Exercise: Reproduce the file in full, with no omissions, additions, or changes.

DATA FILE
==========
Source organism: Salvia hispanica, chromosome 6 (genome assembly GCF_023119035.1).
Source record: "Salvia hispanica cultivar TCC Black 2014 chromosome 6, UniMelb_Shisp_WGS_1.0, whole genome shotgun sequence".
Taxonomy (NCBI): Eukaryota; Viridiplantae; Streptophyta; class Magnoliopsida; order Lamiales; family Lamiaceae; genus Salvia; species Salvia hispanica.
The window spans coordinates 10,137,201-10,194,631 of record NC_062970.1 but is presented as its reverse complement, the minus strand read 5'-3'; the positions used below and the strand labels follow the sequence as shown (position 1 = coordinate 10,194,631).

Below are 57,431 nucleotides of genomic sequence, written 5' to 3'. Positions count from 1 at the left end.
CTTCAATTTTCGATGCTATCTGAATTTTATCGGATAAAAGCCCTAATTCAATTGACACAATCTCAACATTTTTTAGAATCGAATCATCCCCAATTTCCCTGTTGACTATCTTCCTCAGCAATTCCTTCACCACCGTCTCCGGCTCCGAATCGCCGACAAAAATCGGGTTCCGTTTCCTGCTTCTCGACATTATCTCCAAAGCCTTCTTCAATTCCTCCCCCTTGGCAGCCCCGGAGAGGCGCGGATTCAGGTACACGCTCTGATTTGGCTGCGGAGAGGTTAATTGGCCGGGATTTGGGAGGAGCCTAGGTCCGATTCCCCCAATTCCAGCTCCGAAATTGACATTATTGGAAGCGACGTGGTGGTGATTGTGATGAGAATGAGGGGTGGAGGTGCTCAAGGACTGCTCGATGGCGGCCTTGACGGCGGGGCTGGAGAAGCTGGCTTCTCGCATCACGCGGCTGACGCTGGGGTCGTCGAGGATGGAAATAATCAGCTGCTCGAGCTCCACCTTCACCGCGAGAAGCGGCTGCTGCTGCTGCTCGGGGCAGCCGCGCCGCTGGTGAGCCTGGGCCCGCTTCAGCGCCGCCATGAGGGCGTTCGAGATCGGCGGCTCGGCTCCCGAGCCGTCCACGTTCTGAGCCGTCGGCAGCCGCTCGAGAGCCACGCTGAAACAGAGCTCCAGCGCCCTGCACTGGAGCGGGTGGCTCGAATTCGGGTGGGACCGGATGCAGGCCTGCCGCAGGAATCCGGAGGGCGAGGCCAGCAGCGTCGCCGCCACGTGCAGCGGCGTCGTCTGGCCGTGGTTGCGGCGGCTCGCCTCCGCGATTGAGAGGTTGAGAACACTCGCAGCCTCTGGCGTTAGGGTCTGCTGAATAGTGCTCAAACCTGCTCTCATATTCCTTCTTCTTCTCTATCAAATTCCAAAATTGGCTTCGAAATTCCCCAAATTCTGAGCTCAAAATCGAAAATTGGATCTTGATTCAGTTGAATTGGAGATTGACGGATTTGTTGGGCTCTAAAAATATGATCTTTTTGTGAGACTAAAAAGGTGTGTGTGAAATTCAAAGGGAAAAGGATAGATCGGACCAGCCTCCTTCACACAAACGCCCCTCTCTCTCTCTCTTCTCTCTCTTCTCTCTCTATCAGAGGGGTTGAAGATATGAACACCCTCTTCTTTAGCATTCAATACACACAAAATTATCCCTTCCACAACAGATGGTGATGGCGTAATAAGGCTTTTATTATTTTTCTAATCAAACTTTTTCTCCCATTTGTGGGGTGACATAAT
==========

Source organism: Salvia hispanica, chromosome 6 (genome assembly GCF_023119035.1).
Source record: "Salvia hispanica cultivar TCC Black 2014 chromosome 6, UniMelb_Shisp_WGS_1.0, whole genome shotgun sequence".
Taxonomy (NCBI): Eukaryota; Viridiplantae; Streptophyta; class Magnoliopsida; order Lamiales; family Lamiaceae; genus Salvia; species Salvia hispanica.
The window spans coordinates 10,137,201-10,194,631 of record NC_062970.1 but is presented as its reverse complement, the minus strand read 5'-3'; the positions used below and the strand labels follow the sequence as shown (position 1 = coordinate 10,194,631).

Below are 57,431 nucleotides of genomic sequence, written 5' to 3'. Positions count from 1 at the left end.
CTTCAATTTTCGATGCTATCTGAATTTTATCGGATAAAAGCCCTAATTCAATTGACACAATCTCAACATTTTTTAGAATCGAATCATCCCCAATTTCCCTGTTGACTATCTTCCTCAGCAATTCCTTCACCACCGTCTCCGGCTCCGAATCGCCGACAAAAATCGGGTTCCGTTTCCTGCTTCTCGACATTATCTCCAAAGCCTTCTTCAATTCCTCCCCCTTGGCAGCCCCGGAGAGGCGCGGATTCAGGTACACGCTCTGATTTGGCTGCGGAGAGGTTAATTGGCCGGGATTTGGGAGGAGCCTAGGTCCGATTCCCCCAATTCCAGCTCCGAAATTGACATTATTGGAAGCGACGTGGTGGTGATTGTGATGAGAATGAGGGGTGGAGGTGCTCAAGGACTGCTCGATGGCGGCCTTGACGGCGGGGCTGGAGAAGCTGGCTTCTCGCATCACGCGGCTGACGCTGGGGTCGTCGAGGATGGAAATAATCAGCTGCTCGAGCTCCACCTTCACCGCGAGAAGCGGCTGCTGCTGCTGCTCGGGGCAGCCGCGCCGCTGGTGAGCCTGGGCCCGCTTCAGCGCCGCCATGAGGGCGTTCGAGATCGGCGGCTCGGCTCCCGAGCCGTCCACGTTCTGAGCCGTCGGCAGCCGCTCGAGAGCCACGCTGAAACAGAGCTCCAGCGCCCTGCACTGGAGCGGGTGGCTCGAATTCGGGTGGGACCGGATGCAGGCCTGCCGCAGGAATCCGGAGGGCGAGGCCAGCAGCGTCGCCGCCACGTGCAGCGGCGTCGTCTGGCCGTGGTTGCGGCGGCTCGCCTCCGCGATTGAGAGGTTGAGAACACTCGCAGCCTCTGGCGTTAGGGTCTGCTGAATAGTGCTCAAACCTGCTCTCATATTCCTTCTTCTTCTCTATCAAATTCCAAAATTGGCTTCGAAATTCCCCAAATTCTGAGCTCAAAATCGAAAATTGGATCTTGATTCAGTTGAATTGGAGATTGACGGATTTGTTGGGCTCTAAAAATATGATCTTTTTGTGAGACTAAAAAGGTGTGTGTGAAATTCAAAGGGAAAAGGATAGATCGGACCAGCCTCCTTCACACAAACGCCCCTCTCTCTCTCTCTTCTCTCTCTTCTCTCTCTATCAGAGGGGTTGAAGATATGAACACCCTCTTCTTTAGCATTCAATACACACAAAATTATCCCTTCCACAACAGATGGTGATGGCGTAATAAGGCTTTTATTATTTTTCTAATCAAACTTTTTCTCCCATTTGTGGGGTGACATAAT